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Can You Really Boost Your Immune System?

The past 18 months have highlighted how vulnerable our health can be and how important our immune systems are. The threat of Covid-19 is still as present as ever, and now that the clocks have gone back and winter has truly arrived (bringing with it all of the winter colds and flus),our immune systems will be as important as ever for protecting our health.

Bearing this in mind, many people have promoted certain foods and products claiming to have the power to “boost” our immune systems. As wonderful as it would be if one food could magically doth is, it is unfortunately not possible. There is no magic wand and no such thing as an “immune booster”.

Can you boost your immune system

However, nutrition does have a vital role to play in a healthy immune system and certain nutrients are needed for it to function normally. As the old saying goes, prevention is better than cure. So, ensuring that you include sources of these nutrients in your diet now maybe beneficial for your overall health and for a healthy immune systemin the coming weeks and months.

As is the case with many aspects of nutrition, what you eat day in and day out will have the greatest influence on your health. The focus should be on maintaining a varied, balanced diet, rather than one specific food eaten once in the blue moon!

What nutrients are important for immune function and how we can obtain them through our diet?

Vitamin A

Vitamin A plays a number of different roles in the immune system. It is involved in regulating cell cycles in the body. In this way, it plays a role in maintaining healthy skin, which is the body’s first line of defence against infection. It also has effects on white blood cells that are involved in the immune system’s response to infection.

There are two main forms of vitamin A in our diet. Retinol is found in animal sources such as eggs, milk and oily fish, including tuna and herring. Beef liver is a particularly high source of retinol. Carotenoids such as beta-carotene can be obtained from plant foods and converted to vitamin A in the body. Sources of beta-carotene include spinach, kale, sweet potatoes, peppers, mangoes, melons, carrots and papaya. If you are trying to include more carotenoids in your diet, choose brightly coloured fruit and vegetables!

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Photo by Trang Doan from Pexels
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Photo by Daria Shevtsova from Pexels
Vitamin C

Vitamin C is an antioxidant. It takes part in a number of different chemical reactions in the body, called redox reactions. It is involved in regulating different parts of the immune system, including certain types of white blood cells that are involved in the immune response to infections.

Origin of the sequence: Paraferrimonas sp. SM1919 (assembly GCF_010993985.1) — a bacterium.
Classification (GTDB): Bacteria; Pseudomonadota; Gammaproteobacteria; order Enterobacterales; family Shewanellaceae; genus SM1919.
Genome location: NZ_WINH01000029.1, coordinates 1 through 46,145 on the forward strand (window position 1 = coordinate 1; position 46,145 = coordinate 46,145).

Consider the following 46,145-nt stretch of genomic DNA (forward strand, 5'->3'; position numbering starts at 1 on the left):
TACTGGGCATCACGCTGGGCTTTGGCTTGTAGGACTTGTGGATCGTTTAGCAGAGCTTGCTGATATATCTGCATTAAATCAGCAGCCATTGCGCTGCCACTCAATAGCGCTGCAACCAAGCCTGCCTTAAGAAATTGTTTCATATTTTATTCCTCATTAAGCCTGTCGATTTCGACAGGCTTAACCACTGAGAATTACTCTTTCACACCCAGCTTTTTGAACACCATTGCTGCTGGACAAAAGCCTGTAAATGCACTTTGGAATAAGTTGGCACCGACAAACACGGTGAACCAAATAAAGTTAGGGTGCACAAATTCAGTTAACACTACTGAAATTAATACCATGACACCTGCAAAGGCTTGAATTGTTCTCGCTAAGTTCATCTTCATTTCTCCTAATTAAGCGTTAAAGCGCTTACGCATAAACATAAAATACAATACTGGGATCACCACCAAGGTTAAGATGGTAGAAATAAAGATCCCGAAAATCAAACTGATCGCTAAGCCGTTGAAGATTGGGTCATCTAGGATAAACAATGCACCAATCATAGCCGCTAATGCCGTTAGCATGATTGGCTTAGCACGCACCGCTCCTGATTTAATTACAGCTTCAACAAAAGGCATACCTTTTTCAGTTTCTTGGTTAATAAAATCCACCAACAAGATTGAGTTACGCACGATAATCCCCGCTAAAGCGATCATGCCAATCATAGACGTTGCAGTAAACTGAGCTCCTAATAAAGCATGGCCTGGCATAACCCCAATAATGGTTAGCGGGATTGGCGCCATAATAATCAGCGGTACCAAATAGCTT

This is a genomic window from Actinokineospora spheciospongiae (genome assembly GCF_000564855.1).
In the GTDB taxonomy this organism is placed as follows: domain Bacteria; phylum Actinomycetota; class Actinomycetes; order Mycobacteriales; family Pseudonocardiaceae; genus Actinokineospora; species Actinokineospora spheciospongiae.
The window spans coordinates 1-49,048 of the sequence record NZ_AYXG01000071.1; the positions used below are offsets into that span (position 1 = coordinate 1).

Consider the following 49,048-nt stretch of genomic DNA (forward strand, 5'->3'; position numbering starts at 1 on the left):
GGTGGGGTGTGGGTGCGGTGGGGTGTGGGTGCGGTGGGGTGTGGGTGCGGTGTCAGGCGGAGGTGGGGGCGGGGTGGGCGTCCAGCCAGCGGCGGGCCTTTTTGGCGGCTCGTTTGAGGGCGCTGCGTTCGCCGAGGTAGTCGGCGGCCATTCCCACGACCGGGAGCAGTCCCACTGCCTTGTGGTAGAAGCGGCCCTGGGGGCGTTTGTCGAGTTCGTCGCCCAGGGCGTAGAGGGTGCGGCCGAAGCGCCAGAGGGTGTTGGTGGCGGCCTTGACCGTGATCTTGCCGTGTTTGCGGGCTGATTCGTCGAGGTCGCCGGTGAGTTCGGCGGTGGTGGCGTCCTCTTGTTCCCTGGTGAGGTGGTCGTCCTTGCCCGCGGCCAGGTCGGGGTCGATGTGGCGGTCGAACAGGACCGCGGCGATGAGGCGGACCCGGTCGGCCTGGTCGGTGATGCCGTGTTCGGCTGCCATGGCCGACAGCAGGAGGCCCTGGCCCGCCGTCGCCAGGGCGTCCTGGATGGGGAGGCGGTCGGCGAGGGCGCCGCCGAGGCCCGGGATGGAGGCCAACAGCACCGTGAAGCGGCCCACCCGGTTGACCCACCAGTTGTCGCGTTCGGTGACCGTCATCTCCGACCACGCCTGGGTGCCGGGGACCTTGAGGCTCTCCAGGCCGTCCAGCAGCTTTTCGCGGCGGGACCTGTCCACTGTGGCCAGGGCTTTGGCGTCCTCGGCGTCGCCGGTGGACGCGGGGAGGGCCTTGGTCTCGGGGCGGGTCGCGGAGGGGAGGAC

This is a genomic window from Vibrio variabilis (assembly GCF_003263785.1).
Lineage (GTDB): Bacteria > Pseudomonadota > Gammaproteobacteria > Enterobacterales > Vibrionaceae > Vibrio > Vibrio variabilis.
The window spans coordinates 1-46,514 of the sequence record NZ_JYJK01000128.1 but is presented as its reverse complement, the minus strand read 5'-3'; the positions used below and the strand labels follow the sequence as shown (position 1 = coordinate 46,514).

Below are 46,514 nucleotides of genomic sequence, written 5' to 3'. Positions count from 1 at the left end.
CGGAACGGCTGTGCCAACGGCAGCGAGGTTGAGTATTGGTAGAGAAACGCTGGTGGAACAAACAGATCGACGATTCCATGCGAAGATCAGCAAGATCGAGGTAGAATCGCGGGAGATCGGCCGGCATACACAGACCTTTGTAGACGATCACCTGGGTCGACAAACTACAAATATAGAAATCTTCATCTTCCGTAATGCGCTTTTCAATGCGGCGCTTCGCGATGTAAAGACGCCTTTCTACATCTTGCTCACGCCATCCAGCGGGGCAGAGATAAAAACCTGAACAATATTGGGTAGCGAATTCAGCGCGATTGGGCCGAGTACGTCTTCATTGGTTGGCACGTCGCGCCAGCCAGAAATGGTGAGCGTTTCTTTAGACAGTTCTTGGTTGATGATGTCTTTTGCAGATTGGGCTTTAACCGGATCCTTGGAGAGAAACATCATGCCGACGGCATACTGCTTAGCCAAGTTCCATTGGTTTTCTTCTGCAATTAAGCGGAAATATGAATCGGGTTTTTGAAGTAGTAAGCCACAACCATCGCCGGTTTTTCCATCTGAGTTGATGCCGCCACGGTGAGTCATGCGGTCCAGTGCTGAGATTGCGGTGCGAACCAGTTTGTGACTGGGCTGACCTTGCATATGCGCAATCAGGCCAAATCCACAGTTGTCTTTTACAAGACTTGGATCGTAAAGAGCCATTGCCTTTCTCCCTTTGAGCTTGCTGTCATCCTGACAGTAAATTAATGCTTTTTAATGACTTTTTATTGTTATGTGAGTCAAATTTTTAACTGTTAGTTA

Foods that are high in vitamin C include vegetables such as peppers, cabbage and cauliflower and fruit such as kiwis, oranges, grapefruit and blueberries. Some herbs also contain vitamin C, including parsley and chives.

Vitamin D

Vitamin D is another important vitamin for maintaining a healthy immune system. We produce it from sunlight shining on our skin, but unfortunately during the winter months we cannot make enough of it in this way. This is why it is recommended to take a 10mcg supplement of vitamin D daily in the UK between the months of October and March. Food sources of vitamin D are limited, but they include eggs and oily fish.

B Vitamins

There are a number of different B vitamins. Those that are important for our immune function are folate, vitamin B6 and vitamin B12. Folate is found in green vegetables such as spinach, Brussel sprouts and asparagus. Vitamin B6 can be obtained from a number of sources including chickpeas, potatoes and bananas. Meanwhile, vitamin B12 can be found in milk, dairy products and beef, among other sources.

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Zinc

Zinc is a mineral which plays an important role in our immune function. It is a catalyst for approximately 100 different enzymes in our bodies. Zinc is required for the development of certain white blood cells that are needed for the functioning of the immune system. Foods that are high in zinc include shellfish and red meat, such as beef and pork. Oysters are a particularly high source of the mineral. Milk, dairy products, peas and beans also provide some zinc.

Selenium

Selenium is involved in the immune system in a number of ways, including regulating the cycle of different cells and reducing inflammation. Foods that are high in selenium include fish such as tuna and sardines, meat and poultry, nuts, milk and dairy products. Brazil nuts are particularly high in the mineral, with one Brazil nut providing an adult’s recommended daily amount of selenium!

Copper

Copper is another mineral which carries out a number of different roles in our body and contributes to the functioning of our immune system in this way. There is a wide range of sources of copper, including potatoes, turkey, cashew nuts and sunflower seeds.

Clearly, there are numerous different nutrients involved and a wide range of foods that they can be obtained from. As usual, the take-home message from all of this is that a healthy, varied and balanced overall diet is the best approach to help you and your immune system!

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